Why Is a Root Canal Needed?

A root canal is usually performed when the tooth pulp has been infected due to an untreated cavity or damaged by a fracture. If there is an infection, the pulp cannot heal on its own because the blood supply to this area is reduced. Antibiotics cannot heal infections located inside the teeth, so a root canal treatment is necessary. If the pulp is damaged by a fracture or during a dental crown mounting procedure, a root canal procedure is also necessary because there is no other option to restore the pulp.

When a Root Canal Is Needed

There are a series of symptoms which show that the tooth pulp is damaged or infected and it needs removal:

  • Pain when biting
  • Sensitivity to heat
  • Painful reaction to cold foods lasting more than two seconds
  • Swelling around the tooth
  • Pain when the tooth is touched or pushed
  • Changes in color (even if it hurts or not)
  • Visibly fractured tooth

When checking your tooth, the dentist will tap it and expose it to both cold and heat to see whether its reaction differs from that of a healthy tooth. X-rays are also performed to determine whether a root canal is necessary and to see the length and form of the canals.

The pulp can also be tested with an electronic device, but this is not recommended for patients with peacemakers or other life-support electronic devices.

Why a Root Canal Is Needed

If the tooth pulp is damaged by fractures, repeated fillings or during the preparations for a dental crown, it cannot be restored. The tooth will cause a lot of pain and the pulp needs removal.

If an untreated cavity leads to the infection of the pulp, a root canal is necessary to treat the tooth and to prevent the infection from spreading. Antibiotics do not help with infections located inside the tooth and the pulp cannot heal on its own because the infection affects the normal blood supply of the tooth.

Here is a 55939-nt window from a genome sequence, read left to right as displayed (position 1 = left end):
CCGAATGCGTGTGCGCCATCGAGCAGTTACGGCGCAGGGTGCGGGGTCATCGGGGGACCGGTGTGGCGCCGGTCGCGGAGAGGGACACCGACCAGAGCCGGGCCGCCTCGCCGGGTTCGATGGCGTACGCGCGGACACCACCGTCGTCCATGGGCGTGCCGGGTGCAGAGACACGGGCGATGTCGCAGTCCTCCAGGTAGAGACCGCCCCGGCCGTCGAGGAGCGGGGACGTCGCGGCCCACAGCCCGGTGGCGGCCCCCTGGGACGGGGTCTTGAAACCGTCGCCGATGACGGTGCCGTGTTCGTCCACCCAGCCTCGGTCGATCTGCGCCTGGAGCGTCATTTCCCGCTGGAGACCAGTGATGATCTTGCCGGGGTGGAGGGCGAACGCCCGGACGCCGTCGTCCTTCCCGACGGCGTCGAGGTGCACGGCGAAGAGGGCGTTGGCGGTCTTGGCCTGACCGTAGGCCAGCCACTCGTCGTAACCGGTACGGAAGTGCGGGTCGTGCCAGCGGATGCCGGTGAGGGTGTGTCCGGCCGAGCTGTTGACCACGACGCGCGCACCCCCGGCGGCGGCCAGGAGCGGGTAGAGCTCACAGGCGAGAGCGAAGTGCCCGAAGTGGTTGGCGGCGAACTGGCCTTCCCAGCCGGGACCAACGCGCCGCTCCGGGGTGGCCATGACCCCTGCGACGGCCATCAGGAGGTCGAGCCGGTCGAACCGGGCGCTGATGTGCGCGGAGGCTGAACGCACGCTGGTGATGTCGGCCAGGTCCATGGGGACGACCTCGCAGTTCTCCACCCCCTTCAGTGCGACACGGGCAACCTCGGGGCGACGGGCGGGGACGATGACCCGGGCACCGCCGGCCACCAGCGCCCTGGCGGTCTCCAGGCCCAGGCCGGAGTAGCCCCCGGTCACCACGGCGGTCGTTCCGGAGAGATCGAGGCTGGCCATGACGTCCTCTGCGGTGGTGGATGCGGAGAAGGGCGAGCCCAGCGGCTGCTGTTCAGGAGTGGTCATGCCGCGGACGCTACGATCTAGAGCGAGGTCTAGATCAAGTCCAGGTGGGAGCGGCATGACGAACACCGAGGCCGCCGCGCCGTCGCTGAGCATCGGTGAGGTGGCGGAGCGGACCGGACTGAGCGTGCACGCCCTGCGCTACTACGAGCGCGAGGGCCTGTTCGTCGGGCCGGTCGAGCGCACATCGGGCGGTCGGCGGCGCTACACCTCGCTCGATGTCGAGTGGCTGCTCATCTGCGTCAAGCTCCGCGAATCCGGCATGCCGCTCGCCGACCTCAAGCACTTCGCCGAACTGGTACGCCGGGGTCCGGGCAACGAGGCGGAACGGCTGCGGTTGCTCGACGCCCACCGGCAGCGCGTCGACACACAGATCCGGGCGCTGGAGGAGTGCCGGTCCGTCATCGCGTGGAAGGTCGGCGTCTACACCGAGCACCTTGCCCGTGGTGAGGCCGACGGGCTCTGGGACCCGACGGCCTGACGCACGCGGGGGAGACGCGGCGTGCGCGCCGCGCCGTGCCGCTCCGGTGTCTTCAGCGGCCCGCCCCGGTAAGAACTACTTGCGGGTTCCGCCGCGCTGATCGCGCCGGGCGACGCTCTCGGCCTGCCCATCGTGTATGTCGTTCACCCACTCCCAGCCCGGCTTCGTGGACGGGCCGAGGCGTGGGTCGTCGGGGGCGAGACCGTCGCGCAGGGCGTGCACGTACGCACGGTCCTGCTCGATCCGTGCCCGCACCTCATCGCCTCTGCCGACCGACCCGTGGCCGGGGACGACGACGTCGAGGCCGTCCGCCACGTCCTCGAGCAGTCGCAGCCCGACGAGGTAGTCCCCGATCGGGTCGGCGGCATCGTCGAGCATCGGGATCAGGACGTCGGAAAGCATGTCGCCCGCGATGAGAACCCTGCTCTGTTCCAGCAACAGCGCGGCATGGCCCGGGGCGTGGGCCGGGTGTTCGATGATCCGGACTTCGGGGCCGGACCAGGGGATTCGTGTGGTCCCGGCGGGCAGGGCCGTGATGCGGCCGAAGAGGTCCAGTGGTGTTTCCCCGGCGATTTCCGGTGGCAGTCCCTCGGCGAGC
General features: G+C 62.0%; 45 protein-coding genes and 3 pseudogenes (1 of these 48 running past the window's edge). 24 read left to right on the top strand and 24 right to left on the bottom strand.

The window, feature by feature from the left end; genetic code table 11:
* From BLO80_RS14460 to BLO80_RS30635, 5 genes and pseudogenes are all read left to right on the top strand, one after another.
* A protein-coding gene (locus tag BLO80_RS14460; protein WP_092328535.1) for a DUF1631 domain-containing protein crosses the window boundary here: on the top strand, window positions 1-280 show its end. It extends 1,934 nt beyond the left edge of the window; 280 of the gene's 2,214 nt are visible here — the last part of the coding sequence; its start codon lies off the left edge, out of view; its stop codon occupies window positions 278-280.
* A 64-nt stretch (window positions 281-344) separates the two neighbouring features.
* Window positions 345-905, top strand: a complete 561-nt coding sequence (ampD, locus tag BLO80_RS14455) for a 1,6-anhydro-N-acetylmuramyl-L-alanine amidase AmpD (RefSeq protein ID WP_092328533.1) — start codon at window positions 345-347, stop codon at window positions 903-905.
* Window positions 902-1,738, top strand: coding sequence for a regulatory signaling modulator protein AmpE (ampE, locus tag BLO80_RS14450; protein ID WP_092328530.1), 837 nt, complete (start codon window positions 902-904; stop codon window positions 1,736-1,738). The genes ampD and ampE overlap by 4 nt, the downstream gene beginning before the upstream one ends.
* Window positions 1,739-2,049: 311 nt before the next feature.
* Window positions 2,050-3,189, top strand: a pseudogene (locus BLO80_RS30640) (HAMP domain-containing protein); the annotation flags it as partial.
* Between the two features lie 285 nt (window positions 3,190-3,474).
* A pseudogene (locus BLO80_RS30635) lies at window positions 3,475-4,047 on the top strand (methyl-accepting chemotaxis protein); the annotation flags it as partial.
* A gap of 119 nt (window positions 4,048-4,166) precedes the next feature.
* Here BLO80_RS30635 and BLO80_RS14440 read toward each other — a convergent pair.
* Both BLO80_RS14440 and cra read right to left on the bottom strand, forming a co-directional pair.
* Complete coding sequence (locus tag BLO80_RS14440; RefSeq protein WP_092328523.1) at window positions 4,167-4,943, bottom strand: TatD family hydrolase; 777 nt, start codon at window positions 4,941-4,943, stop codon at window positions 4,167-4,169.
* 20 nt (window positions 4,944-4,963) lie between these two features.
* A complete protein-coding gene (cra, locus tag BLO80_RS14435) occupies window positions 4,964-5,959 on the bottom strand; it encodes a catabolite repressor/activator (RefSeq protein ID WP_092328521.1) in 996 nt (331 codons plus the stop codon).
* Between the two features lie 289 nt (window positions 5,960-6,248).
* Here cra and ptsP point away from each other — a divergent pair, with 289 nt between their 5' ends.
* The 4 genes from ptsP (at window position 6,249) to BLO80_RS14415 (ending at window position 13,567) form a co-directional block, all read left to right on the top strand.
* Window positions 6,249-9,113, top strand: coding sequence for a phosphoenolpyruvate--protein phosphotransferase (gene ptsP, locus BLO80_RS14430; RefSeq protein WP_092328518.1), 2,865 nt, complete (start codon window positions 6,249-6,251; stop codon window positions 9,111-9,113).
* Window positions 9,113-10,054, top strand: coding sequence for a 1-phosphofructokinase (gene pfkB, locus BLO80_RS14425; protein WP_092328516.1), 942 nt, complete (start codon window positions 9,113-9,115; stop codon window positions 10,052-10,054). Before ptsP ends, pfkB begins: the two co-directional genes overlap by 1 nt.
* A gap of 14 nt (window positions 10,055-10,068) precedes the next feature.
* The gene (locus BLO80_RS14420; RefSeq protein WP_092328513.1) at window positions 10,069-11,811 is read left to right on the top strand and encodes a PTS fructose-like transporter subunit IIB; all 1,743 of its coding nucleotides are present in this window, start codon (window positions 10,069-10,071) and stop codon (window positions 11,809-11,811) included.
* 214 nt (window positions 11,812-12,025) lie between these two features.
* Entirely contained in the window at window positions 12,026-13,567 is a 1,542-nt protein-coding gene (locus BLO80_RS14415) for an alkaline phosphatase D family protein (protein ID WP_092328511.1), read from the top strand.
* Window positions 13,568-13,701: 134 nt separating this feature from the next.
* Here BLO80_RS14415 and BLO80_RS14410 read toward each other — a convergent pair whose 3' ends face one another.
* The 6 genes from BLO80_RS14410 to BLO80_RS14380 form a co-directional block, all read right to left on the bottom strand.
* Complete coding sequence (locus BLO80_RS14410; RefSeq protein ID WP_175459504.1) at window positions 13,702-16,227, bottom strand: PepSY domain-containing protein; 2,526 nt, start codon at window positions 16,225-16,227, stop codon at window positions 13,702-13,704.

The infection in the pulp can extend to the bone tissue causing abscesses. An abscess consists of dead pulp tissue and requires treatment. When a root canal is performed, the pulp is removed. If a root canal is not performed, the tooth will need extraction. Losing one tooth affects the mechanical processes in your mouth and causes the other teeth to migrate. A missing tooth requires further treatment regarding its replacement and the rearrangement of the teeth line using implants, bridges or braces. Therefore, it is better to have a root canal and prolong the life of your teeth, if possible.

Left untreated, infections located in the pulp can extend to other parts in the body. It can extend into the bone and soft tissue causing osteomyelitis and cellulitis. When reaching other parts in the body, the infection can cause more serious health problems such as heart conditions, septicemia, brain abscess or meningitis.

You should be aware that a devitalized tooth is more fragile and needs further dental treatments to avoid extraction.

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